Analyzing and Managing Business Networks in the Software Industry
Edited by Slinger Jansen, Sjaak Brinkkemper and Michael Cusumano
Chapter 13: Open source ecosystems: a tale of two cases
The term ecosystem has emerged as a commonly-used notion in software economy (Messerschmitt and Szyperski, 2003). To put it simply, a software ecosystem comprises a set of businesses that function as a single unit, instead of each participating enterprise acting individually. Ecosystems often rely on a shared platform on top of which different parties contribute their own, company-specific innovations (Bosch, 2009). Then, the cost of developing the platform is shared by a number of companies, each of which is free to extend it with their own modules. Similarly, all the participants gain the benefits of joint investment in the platform. A platform used for establishing an ecosystem comprises numerous facets (Jansen et al, 2009). From the engineering perspective, a software ecosystem provides the technology for implementation, environment for the overall software project infrastucture and a development methodology that is aligned with the goals of the ecosystem. Additionally, for the ecosystem to foster, social, legal and business aspects must also be considered in addition to the technological perspective. Consequently, the ecosystem can be viewed as a business and governance model with marketing as one of the strategical advantages.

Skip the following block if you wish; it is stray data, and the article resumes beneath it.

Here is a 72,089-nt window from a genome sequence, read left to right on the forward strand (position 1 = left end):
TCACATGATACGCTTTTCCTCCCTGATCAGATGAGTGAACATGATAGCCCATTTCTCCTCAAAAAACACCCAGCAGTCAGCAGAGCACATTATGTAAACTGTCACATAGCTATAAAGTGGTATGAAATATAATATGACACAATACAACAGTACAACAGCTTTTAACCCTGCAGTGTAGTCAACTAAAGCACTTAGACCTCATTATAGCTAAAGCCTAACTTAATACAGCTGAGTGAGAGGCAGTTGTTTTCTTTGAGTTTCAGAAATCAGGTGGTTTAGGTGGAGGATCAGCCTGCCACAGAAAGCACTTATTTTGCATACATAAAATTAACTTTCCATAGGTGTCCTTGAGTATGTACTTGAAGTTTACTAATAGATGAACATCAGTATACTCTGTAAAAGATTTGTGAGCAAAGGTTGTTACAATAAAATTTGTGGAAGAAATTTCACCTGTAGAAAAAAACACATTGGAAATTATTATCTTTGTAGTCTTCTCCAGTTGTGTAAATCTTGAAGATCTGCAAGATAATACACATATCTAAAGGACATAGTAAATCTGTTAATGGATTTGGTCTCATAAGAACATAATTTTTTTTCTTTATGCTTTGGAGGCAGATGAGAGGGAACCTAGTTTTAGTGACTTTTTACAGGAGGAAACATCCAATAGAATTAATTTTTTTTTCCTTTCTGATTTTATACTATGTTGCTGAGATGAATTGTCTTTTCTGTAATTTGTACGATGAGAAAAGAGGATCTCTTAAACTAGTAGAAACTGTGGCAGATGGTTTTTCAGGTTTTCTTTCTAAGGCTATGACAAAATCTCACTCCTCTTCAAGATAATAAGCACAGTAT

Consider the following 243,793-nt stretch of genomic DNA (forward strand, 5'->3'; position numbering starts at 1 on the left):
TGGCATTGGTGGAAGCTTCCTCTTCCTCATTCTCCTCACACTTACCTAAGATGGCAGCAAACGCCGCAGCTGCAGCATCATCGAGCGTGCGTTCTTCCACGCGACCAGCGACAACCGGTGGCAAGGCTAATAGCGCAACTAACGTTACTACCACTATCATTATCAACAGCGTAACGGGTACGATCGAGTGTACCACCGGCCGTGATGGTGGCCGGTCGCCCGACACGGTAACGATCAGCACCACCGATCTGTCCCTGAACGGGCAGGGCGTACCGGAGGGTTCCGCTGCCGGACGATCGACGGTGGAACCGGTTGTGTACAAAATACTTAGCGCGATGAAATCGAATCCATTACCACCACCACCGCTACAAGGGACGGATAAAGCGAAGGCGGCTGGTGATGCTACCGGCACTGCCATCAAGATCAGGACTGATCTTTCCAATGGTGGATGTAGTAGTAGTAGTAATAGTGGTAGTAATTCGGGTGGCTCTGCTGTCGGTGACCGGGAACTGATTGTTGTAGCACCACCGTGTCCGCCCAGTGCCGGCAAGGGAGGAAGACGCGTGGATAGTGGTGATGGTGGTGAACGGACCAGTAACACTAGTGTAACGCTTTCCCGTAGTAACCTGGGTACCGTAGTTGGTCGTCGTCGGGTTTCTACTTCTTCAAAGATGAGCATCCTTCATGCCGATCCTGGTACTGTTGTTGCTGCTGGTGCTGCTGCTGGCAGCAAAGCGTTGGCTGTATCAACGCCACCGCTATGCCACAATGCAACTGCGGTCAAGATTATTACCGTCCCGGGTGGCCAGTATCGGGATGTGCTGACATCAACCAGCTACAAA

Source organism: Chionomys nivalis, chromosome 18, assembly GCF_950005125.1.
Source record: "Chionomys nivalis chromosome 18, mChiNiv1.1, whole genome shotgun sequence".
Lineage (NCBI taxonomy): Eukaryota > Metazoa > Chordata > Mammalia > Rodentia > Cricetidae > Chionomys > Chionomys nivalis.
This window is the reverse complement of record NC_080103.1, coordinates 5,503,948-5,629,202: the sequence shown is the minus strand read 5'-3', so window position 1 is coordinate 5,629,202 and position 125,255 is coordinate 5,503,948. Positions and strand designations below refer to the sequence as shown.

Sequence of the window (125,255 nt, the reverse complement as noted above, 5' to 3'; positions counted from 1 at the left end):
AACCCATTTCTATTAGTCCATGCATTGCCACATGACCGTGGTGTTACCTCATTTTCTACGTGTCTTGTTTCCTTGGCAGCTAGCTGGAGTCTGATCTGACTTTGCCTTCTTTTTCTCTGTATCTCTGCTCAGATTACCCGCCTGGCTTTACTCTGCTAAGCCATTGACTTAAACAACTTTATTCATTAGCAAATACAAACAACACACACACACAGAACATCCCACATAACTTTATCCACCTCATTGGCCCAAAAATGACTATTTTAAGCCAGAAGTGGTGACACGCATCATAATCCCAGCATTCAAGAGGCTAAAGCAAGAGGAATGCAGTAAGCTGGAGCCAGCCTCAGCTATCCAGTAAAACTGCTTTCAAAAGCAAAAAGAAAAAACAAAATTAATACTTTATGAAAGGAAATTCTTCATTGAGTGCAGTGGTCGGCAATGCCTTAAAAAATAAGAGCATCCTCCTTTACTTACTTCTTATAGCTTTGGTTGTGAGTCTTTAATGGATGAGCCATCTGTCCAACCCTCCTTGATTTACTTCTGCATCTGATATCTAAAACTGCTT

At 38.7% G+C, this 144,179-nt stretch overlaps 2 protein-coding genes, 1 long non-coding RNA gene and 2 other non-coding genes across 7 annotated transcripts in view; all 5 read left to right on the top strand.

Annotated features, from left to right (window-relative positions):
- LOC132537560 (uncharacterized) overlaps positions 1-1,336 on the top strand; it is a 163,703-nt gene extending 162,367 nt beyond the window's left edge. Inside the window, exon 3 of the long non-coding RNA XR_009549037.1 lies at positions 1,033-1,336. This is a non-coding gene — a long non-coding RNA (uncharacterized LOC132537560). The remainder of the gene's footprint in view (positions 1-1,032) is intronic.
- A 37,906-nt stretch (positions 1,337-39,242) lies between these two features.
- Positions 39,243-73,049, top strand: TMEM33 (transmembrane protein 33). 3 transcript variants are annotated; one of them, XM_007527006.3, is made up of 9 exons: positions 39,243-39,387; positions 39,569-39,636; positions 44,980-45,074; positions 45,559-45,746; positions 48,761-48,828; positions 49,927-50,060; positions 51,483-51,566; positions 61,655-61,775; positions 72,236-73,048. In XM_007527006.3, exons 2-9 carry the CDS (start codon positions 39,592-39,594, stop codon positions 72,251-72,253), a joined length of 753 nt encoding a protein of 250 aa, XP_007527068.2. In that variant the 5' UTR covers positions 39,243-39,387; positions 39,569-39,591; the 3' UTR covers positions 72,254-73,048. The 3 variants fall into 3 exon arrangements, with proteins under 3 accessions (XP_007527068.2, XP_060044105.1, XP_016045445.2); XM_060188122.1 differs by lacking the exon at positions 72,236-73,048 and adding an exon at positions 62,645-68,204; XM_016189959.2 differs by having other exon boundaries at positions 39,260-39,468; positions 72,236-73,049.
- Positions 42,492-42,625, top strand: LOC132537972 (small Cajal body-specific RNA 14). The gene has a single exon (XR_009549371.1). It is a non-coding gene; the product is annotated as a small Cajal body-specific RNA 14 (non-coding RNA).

You are not authenticated to view the full text of this chapter or article.
Elgaronline requires a subscription or purchase to access the full text of books or journals. Please login through your library system or with your personal username and password on the homepage.
Non-subscribers can freely search the site, view abstracts/ extracts and download selected front matter and introductory chapters for personal use.
Your library may not have purchased all subject areas. If you are authenticated and think you should have access to this title, please contact your librarian.